Your focus determines your reality. A rational focus creates a sterile world.

True Enough in Law of Pragmatism

Tonight, we are talking about the law of pragmatism. I find myself thinking often on this.

Has anyone established a truly reliable model of reality? Some are pretty workable, but they often have big holes even though they work well. In much of our seeking after knowledge and truth, we are forced to resort to an acceptance of “good enough.” If we insisted on perfect accuracy, could we accomplish anything?

No. It would always be reiterated. A great deal, if not the majority of invention, is accomplished not from the inventor knowing exactly what they wanted to do, but from having only a generalized notion of a possible need that could be filled. They actually manage to design something when they arrive, not at the perfect solution, but when they begin building something “good enough.”

Serendipity. Indeed, exactly. Quantum physics says that how something behaves has as much to do with how we manage to observe it as it does with how it exists by itself anyway, and anything we experience has both its apparent form and an equally real measure of potential energy or potential “form.” So as much as we are lead to say that we know what something is or that we know what we are doing as if it were an absolute certainty, is it really?

Ironically, when we’re most certain we’re usually called on it and we’re more likely to get in an argument about it. When we’re most certain is when our neural nets are firing the most loudly, which really says nothing more than we are heavily biased to believe whatever we claim to be certain of.

We discussed a little of the quantum uncertainty of physical existence, how our perception and the physical reality differ from each other, and that’s a notable degree. One example of how you can experience one of these false barriers is really rather simple. Our eyes are normally set up to preserve colours in opponent pairs. Of the four primary colours, we perceive only one set of either pair. If we perceive something to be yellow, we won’t perceive it to be blue. If we perceive something to be red, we won’t perceive it to be green.

And the other pairs can get mixed up. Yellow for green for example? Yes. As functional as these splits are, they aren’t a literally true behaviour of light which means they aren’t the literal true range of colours.

They performed an experiment to test the opponent pairs phenomenon, and what they found is when the eye has been exposed steadily enough to these opponent pairs, and I don’t mean fatigued, just steadily stimulated, the brain can begin seeing new colours. Ranges of colour we don’t normally see. The funny thing is, though it was established that the subjects were really seeing new colours, they had literally no way of describing them. We never see red as green, but we can describe things as being redish or greenish. These colours that show up between the opponent pairs fall outside of our brains ability to categorize them.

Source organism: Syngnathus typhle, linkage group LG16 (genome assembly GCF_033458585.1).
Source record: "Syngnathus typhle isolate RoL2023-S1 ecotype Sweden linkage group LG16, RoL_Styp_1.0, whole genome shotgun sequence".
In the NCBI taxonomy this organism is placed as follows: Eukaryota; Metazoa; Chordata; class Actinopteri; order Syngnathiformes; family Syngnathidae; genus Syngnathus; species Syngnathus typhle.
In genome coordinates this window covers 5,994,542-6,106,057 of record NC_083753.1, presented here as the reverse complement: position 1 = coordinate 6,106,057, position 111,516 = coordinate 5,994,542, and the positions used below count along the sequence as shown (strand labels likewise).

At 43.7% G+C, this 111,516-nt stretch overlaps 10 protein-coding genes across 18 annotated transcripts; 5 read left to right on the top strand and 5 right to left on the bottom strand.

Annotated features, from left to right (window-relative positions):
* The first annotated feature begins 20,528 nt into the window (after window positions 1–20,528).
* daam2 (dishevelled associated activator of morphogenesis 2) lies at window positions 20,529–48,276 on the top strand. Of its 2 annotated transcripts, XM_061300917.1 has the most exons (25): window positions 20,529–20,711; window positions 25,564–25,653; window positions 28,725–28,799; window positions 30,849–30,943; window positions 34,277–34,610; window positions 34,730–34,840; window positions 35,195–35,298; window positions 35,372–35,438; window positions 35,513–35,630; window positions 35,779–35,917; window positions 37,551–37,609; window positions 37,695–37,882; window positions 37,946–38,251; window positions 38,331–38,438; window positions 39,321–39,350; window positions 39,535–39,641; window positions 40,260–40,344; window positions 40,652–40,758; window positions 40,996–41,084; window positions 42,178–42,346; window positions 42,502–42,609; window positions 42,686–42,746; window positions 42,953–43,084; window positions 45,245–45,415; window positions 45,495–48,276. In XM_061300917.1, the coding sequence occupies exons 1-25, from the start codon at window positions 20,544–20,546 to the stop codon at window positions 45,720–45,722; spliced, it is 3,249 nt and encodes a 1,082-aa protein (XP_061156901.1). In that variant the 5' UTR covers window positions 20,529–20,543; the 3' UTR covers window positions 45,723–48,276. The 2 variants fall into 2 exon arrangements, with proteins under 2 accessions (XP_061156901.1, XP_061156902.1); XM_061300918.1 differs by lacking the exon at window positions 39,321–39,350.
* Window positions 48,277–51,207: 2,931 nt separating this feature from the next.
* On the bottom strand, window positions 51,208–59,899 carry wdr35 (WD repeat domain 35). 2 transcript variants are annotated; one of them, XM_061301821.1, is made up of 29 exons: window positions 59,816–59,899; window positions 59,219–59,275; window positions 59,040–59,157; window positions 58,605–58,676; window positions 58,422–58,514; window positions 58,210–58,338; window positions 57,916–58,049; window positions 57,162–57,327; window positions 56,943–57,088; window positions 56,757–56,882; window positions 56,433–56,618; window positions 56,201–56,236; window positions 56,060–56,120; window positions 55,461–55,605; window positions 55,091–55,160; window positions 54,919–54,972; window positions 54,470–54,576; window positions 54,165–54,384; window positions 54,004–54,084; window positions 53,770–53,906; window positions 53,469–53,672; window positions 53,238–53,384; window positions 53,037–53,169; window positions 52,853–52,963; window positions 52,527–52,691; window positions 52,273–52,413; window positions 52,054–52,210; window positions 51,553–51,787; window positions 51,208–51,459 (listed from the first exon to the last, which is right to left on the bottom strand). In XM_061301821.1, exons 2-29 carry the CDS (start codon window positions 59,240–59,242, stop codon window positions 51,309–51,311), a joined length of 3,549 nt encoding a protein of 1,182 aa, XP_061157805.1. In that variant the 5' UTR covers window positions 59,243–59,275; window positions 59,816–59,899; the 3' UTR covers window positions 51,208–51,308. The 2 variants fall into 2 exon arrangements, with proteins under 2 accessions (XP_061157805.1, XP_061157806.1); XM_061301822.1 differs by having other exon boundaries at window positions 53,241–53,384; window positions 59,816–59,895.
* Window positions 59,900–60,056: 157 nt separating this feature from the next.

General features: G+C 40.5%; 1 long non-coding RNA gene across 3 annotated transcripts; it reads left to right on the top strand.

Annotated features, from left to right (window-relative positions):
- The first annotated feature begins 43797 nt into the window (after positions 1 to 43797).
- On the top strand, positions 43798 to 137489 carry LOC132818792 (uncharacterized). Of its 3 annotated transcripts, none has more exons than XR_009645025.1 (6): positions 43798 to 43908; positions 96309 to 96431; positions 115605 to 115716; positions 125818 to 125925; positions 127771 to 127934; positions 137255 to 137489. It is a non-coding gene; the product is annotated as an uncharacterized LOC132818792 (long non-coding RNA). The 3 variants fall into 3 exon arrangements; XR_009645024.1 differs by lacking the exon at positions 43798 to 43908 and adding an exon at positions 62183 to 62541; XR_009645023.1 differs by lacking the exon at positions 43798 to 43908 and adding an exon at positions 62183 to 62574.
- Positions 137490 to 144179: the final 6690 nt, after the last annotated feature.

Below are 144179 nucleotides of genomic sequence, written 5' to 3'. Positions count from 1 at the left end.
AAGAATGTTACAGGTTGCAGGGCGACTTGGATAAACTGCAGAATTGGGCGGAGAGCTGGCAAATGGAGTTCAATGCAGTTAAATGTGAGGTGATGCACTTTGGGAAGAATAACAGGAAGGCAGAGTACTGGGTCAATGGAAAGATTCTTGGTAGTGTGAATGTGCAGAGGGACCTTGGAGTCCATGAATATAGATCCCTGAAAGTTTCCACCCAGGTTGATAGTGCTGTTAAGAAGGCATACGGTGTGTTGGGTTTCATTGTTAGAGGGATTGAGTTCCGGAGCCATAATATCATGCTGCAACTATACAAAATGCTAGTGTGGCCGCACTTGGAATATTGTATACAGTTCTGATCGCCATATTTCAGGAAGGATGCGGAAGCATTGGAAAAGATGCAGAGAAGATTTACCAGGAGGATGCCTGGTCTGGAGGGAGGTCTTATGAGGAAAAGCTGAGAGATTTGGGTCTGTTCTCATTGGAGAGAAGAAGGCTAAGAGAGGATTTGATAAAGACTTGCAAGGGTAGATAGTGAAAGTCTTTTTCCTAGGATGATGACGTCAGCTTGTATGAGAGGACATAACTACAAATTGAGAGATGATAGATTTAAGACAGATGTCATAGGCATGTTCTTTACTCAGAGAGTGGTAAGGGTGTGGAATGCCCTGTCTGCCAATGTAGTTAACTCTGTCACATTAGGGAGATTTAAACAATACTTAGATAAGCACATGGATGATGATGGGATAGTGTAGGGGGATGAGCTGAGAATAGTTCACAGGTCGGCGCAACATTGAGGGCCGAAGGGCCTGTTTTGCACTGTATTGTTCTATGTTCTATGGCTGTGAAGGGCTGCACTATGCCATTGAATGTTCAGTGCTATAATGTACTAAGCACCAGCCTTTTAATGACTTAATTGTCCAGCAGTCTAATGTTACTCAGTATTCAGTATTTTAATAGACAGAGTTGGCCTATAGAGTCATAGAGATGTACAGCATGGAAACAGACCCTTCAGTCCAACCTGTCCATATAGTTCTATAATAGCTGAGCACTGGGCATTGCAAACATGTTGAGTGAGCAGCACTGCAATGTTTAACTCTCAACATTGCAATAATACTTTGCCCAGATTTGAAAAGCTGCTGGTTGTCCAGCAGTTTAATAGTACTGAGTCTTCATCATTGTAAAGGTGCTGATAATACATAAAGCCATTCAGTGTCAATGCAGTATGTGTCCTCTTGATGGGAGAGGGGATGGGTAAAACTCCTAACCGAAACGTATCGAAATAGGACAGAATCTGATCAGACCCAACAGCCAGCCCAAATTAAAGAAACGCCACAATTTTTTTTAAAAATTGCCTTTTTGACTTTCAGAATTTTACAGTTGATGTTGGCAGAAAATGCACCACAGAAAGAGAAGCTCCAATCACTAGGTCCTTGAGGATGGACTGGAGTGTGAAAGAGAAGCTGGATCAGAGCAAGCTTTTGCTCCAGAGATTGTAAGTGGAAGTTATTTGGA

Well, what does this have to do with today’s topic of the Law of Pragmatism? Our perceptions and thus our models of the world are not literally true as is illustrated by that experiment and actually many more as well, and though they are not literally true they are true enough to be functional. We are forced to live with assumed “truths” that aren’t factual because if we didn’t we couldn’t function at all. What is also true is that each individual has to work with a subtle set of variations on truths that we superficially accept as “standard” based on social consensus. Our life experience never actually matches the agreed upon “real life” that is an accepted social standard in our society.

So we’re always stressed to be normal because we can never get there? Very true. We even marginalize those who, although functional, deviate so much from the norm that they create conflicts in the publicly accepted perception. They are perceived as weird or eccentric or even treated as if they were untrustworthy whether they have ever violated the public trust or not.

So none of us actually live in “real life.” We all live in some sort of rough approximation of the fiction people speak of as real life. What determines the truth of any belief is not whether or not the person has “the facts”, because nobody does. What determines the degree of truth of any belief is the degree that the belief allows the person to survive and achieve their goals. We could call achieving personal goals “thriving.” This seem reasonable?

Your thoughts are welcome. Be well friends.

Travis Saunders
Dragon Intuitive

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